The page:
Low-income crypto investors sold off their holdings as the crypto crash swept across the industry, while wealthier investors held on to their portfolios.
46 per cent of crypto investors sold their holdings, with lower income individuals the most likely to do so, a survey by US-based intelligence company Civic Science found in a survey of thousands of crypto investors.
26 per cent of investors said they sold all or a lot of their positions, while 20 per cent sold some of it.
65 per cent of lower income individuals, those with incomes $50,000 (£40,766) per year or less, sold their crypto holdings while wealthier individuals with annual incomes of over $150,000 (£122,298) held on to their portfolios. 30 per cent of these wealthier investors sold their portfolios.
“Unsurprisingly, those with higher income are more willing to weather the storm with their assets,” Civic Science said.
The “crypto winter” has gripped the industry recently and caused drastic drops in cryptocurrency prices, causing widespread losses across the market.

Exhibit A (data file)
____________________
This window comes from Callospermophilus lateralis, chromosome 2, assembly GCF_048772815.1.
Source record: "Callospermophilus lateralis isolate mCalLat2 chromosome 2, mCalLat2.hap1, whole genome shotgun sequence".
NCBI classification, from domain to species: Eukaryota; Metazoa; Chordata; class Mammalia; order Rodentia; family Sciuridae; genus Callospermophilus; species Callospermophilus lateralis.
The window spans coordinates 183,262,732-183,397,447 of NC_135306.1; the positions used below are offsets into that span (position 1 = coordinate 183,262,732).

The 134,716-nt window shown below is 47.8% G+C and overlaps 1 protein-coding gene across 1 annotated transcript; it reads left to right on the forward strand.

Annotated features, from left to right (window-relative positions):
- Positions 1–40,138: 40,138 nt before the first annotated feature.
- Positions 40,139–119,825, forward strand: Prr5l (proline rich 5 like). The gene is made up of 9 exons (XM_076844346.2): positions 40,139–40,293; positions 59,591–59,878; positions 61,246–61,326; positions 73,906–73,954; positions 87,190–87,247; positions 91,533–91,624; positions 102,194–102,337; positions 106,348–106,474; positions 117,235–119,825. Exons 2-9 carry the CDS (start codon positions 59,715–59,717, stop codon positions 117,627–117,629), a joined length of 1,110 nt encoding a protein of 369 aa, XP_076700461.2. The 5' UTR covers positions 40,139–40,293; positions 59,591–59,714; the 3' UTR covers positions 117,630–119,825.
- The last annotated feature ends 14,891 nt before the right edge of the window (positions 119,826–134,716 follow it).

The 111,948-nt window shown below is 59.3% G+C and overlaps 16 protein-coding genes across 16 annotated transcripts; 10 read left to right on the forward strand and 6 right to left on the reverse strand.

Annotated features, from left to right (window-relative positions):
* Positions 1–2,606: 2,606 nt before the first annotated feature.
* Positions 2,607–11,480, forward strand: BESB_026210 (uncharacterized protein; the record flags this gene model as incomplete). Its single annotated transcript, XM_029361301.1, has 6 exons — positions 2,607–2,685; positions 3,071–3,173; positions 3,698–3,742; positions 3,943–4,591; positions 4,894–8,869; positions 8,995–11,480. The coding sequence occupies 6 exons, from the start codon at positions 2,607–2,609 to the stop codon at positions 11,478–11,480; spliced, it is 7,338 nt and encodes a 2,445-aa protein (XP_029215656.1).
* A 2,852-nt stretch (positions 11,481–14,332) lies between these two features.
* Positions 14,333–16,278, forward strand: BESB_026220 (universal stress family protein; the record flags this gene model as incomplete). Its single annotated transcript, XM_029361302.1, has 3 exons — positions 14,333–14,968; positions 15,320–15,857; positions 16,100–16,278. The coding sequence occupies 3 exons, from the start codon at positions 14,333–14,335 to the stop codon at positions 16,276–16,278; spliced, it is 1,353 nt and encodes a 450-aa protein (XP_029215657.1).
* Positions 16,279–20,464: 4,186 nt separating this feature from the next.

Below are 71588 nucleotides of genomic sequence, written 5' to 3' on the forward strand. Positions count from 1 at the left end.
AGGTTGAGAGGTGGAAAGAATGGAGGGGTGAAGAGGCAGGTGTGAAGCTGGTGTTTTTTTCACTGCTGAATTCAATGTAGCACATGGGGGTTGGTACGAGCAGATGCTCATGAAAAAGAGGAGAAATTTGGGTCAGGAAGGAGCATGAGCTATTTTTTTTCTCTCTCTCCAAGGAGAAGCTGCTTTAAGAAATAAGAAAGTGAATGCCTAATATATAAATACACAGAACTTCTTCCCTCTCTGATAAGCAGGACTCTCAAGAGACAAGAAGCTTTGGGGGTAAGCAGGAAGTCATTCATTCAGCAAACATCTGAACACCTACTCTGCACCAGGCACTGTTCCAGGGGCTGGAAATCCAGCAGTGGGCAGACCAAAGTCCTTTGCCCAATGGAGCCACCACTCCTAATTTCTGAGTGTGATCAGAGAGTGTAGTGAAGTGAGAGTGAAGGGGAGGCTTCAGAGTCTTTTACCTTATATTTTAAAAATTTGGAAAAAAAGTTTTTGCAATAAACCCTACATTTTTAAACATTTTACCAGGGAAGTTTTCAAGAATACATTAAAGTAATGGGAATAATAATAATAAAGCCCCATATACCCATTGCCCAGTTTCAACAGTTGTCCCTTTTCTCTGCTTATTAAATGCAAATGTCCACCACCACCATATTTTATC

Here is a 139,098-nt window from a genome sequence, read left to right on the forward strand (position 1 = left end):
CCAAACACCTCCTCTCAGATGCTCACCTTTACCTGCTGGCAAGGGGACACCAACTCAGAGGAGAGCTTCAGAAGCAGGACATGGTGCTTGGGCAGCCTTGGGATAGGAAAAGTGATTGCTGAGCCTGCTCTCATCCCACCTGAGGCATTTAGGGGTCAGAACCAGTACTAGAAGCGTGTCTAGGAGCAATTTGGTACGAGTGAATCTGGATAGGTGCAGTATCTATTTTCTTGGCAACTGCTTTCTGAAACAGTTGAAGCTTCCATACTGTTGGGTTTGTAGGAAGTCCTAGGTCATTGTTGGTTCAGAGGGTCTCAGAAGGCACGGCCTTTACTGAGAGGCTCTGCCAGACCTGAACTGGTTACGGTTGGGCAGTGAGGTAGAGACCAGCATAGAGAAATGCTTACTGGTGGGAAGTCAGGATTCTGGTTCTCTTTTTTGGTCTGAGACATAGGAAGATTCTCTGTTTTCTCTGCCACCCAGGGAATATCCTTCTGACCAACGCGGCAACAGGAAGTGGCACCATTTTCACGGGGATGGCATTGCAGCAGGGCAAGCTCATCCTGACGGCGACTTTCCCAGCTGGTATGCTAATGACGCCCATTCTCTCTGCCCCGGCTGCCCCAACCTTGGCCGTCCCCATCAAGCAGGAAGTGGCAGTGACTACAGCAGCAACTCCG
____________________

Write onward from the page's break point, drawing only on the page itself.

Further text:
58 per cent of those polled said market volatility was a major obstacle stopping them from investing in the market, up 4 per cent from January this year.
The Russia-Ukraine war and surging inflation worldwide has dented investor confidence in the market as central banks around the world hike interest rates to curb the rise in prices.
Nearly 25 per cent of those surveyed had been affected, or know someone who has been, in some way by the crypto downturn.
“More or less everyone with crypto investments has been negatively affected by the recent downturn,” the company said. “And this, of course, is reflected in the volatility barrier for new entrants to the asset.”
Many of those not currently invested in cryptocurrencies like Bitcoin said they did not think it was legitimate, or that they did not understand it, or that they thought it was too volatile.
The prices of major cryptocurrencies have swung wildly recently, with Bitcoin down about 50 per cent for the year to trade at $23,400 (£19,094) today.